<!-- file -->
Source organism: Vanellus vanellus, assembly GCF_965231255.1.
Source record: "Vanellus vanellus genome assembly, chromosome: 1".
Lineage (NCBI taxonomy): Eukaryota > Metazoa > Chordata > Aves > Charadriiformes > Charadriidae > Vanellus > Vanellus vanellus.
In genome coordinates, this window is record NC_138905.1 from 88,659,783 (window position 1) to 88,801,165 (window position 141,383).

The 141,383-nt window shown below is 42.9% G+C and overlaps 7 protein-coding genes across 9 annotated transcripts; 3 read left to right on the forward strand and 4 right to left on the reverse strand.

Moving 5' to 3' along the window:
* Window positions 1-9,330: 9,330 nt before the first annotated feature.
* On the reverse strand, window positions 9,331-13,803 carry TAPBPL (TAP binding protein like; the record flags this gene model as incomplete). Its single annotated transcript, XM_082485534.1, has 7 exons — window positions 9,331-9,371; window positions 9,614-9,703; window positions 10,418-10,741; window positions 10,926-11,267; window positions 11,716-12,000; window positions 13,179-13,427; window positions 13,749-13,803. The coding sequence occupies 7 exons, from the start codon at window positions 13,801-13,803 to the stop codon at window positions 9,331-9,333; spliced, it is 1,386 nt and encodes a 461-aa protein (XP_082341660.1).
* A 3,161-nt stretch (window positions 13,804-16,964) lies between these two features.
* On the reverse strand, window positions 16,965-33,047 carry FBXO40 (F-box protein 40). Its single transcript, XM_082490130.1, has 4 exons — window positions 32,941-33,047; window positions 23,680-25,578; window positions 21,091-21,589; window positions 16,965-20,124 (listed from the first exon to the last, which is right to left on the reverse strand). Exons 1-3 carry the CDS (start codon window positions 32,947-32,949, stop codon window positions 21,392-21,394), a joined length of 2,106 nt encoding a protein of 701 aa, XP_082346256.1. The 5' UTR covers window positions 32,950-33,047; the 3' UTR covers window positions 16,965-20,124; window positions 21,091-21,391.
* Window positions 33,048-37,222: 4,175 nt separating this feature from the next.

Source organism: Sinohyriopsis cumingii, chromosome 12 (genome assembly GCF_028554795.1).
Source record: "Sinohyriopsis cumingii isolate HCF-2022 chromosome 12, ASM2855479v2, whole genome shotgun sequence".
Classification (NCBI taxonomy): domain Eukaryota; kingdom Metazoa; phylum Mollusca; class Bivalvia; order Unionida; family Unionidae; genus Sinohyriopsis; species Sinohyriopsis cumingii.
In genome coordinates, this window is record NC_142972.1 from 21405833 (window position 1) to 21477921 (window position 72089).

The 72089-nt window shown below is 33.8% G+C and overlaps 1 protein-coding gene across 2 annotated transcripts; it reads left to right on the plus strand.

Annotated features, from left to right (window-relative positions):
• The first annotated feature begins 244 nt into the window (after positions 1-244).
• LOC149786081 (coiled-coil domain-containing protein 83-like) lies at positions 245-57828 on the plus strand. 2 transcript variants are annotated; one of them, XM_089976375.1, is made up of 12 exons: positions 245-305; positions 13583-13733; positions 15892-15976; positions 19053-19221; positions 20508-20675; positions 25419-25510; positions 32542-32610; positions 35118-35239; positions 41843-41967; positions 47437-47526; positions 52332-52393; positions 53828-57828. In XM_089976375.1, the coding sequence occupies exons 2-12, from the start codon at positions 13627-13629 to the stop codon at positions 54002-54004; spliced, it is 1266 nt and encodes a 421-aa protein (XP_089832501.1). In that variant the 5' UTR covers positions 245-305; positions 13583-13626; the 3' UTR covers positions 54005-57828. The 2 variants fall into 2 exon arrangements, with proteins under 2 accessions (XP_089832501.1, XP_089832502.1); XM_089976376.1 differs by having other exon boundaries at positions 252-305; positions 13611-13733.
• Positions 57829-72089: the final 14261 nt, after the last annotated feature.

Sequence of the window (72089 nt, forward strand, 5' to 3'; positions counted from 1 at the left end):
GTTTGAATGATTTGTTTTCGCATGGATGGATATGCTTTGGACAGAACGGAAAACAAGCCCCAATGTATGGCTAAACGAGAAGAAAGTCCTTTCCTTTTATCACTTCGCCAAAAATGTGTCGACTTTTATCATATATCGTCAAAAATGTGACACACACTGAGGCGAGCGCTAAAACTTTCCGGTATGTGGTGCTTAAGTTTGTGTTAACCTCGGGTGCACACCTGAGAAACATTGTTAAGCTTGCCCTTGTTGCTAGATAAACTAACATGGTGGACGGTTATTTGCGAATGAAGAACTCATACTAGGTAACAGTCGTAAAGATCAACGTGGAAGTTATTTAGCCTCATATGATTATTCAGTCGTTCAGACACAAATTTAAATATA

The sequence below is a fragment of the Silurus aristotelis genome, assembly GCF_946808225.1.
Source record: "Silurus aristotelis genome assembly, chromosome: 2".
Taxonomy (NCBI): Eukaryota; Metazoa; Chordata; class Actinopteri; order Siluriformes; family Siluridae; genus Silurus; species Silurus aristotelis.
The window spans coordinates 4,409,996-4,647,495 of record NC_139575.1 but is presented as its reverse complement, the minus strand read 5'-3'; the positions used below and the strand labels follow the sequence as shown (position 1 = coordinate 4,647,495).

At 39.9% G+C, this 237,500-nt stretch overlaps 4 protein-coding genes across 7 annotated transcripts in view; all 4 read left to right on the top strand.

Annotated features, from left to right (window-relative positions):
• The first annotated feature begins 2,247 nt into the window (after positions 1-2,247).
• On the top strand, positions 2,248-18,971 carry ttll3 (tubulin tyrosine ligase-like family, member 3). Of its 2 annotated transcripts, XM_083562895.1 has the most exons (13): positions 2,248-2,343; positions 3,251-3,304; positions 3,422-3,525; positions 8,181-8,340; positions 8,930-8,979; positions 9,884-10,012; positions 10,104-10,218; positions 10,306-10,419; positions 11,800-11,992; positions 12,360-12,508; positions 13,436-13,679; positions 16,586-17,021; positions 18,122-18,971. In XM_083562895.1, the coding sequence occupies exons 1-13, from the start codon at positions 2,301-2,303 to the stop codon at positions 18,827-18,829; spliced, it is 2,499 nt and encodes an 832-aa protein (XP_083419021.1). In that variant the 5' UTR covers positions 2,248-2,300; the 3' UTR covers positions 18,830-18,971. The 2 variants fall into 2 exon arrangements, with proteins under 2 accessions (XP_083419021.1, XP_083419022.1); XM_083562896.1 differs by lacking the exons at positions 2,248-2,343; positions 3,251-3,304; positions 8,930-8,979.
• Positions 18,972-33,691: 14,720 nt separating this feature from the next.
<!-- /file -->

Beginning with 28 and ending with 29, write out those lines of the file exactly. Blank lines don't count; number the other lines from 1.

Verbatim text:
Annotated features, from left to right (window-relative positions):
• The first annotated feature begins 2,247 nt into the window (after positions 1-2,247).